Clinicians, you’ve heard this before… & hopefully, you know the rules.
Depending on your program, the office of mental health prescribes rules for the practice of treatment. The rules encompass the way we document, carry out treatment, and even bleed into the philosophy of care and implementing of practice at our workplaces. Having a set formula for the way operations and treatment are carried out in the mental health setting is paramount for the foundation of care necessary to get treatment off the ground. But is the prescribed treatment what’s necessary to care for a full range of diagnoses, social, systemic, and institutional problems. We will explore this are more during this blog entry on mental health.
The benefits are obvious: predictability, consistency, & evidence based practice requires treatment to reliable & reproducible if there if our treatment venues are to ever house research experiments. Research is vital and so is evidenced-based treatment but is the prescribed treatment a must in order to drive quality and effective treatment forward in mental health?
I am a clinician with lived experience who has been exposed to several treatment settings as a peer and professional. What’s missing is that special touch, that lining to care that sails beyond the golden thread and returns unscathed. I call it Special Projects. It’s a division of care that dares to explore the irrational, unknown; and have the confidence to justify billing to keep the program running and eligible for state funding.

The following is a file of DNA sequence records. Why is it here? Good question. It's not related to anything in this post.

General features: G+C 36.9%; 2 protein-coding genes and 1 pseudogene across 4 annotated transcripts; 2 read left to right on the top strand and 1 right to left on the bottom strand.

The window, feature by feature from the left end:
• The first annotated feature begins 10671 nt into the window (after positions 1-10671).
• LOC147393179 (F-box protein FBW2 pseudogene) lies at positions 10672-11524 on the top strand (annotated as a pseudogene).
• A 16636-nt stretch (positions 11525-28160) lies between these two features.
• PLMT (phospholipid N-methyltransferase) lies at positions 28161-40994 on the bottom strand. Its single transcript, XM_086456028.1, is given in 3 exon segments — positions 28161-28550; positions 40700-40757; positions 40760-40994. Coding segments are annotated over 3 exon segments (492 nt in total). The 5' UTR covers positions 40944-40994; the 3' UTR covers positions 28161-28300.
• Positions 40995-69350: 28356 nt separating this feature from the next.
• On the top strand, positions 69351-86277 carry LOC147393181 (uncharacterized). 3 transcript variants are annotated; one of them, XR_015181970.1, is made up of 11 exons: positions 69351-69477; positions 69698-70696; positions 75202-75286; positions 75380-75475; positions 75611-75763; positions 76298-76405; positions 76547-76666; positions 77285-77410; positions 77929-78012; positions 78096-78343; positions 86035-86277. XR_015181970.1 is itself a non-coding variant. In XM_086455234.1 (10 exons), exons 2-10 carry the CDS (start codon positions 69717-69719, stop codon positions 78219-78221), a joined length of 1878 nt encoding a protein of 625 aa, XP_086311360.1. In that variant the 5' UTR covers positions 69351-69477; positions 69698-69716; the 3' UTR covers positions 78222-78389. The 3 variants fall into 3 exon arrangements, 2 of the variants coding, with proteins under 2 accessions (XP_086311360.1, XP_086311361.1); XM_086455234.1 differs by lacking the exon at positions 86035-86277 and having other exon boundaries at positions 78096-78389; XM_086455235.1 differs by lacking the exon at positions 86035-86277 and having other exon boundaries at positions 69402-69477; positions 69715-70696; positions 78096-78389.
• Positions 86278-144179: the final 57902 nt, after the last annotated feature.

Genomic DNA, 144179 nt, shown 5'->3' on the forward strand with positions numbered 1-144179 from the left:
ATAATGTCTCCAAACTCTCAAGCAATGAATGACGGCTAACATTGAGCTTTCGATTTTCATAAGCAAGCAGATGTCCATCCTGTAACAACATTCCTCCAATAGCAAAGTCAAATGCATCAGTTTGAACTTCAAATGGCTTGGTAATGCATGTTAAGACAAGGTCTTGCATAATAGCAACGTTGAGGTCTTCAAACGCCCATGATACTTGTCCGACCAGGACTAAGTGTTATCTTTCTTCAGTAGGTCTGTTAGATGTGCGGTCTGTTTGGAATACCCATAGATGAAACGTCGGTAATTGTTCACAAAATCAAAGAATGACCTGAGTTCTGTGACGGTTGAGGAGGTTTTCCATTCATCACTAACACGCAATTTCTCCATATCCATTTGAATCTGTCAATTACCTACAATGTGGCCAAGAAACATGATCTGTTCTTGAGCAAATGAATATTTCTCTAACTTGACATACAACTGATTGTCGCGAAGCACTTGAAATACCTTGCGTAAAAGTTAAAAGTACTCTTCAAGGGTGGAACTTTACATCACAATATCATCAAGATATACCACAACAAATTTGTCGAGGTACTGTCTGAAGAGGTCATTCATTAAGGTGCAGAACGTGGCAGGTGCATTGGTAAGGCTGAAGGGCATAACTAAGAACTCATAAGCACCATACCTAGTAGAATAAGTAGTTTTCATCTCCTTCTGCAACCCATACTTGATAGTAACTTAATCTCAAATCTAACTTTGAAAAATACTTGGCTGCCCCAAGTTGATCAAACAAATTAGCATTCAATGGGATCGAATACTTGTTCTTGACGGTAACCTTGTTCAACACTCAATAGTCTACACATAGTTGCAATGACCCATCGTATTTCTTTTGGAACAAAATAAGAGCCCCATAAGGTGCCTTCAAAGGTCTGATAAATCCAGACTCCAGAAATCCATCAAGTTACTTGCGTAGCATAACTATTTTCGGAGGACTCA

This is done by asking a few questions reflectively: 1) Why is the treatment the same here as down the street? 2) What can I offer my client that stands apart from past providers? 3) Who am I working with and how do the regulations of OMH complicate the best care possible for my client? 4) How do I make it all work?
First as an individual, then as a team, and ultimately with your clients and their families. Yes, at the root, this a person-centered philosophy and practice and keeps the uniqueness of people at the heart of treatment. It’s a choice to be different in cookie cutter clinic formulae.
I don’t know about you, but I didn’t train to work on an assembly line unless that was what was going to cure my client. But let’s be real, people are all different, let’s find the right fit tomorrow for your clients using Special Projects guided work.
Edited: Autumn Tompkins